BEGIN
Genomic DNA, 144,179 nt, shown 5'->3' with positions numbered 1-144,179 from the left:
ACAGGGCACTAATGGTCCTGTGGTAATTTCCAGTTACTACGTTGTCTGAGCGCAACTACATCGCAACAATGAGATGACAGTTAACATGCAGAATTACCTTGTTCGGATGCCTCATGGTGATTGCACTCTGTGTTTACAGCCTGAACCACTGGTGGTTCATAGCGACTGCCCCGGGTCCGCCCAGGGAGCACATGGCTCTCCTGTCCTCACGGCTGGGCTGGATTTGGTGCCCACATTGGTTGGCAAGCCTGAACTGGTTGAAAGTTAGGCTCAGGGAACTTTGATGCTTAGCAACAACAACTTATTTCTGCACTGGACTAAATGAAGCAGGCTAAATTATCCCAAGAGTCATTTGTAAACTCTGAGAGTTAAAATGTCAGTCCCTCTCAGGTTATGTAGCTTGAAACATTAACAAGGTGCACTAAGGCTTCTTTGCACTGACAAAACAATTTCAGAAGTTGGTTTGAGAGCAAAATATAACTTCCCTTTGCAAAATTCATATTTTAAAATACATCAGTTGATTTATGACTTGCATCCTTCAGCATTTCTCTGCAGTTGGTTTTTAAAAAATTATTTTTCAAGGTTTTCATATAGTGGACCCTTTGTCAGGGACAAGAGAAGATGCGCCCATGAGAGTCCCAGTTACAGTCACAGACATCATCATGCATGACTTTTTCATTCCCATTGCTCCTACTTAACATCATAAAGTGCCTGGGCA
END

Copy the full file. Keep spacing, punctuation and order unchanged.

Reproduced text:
Genomic DNA, 144,179 nt, shown 5'->3' with positions numbered 1-144,179 from the left:
ACAGGGCACTAATGGTCCTGTGGTAATTTCCAGTTACTACGTTGTCTGAGCGCAACTACATCGCAACAATGAGATGACAGTTAACATGCAGAATTACCTTGTTCGGATGCCTCATGGTGATTGCACTCTGTGTTTACAGCCTGAACCACTGGTGGTTCATAGCGACTGCCCCGGGTCCGCCCAGGGAGCACATGGCTCTCCTGTCCTCACGGCTGGGCTGGATTTGGTGCCCACATTGGTTGGCAAGCCTGAACTGGTTGAAAGTTAGGCTCAGGGAACTTTGATGCTTAGCAACAACAACTTATTTCTGCACTGGACTAAATGAAGCAGGCTAAATTATCCCAAGAGTCATTTGTAAACTCTGAGAGTTAAAATGTCAGTCCCTCTCAGGTTATGTAGCTTGAAACATTAACAAGGTGCACTAAGGCTTCTTTGCACTGACAAAACAATTTCAGAAGTTGGTTTGAGAGCAAAATATAACTTCCCTTTGCAAAATTCATATTTTAAAATACATCAGTTGATTTATGACTTGCATCCTTCAGCATTTCTCTGCAGTTGGTTTTTAAAAAATTATTTTTCAAGGTTTTCATATAGTGGACCCTTTGTCAGGGACAAGAGAAGATGCGCCCATGAGAGTCCCAGTTACAGTCACAGACATCATCATGCATGACTTTTTCATTCCCATTGCTCCTACTTAACATCATAAAGTGCCTGGGCA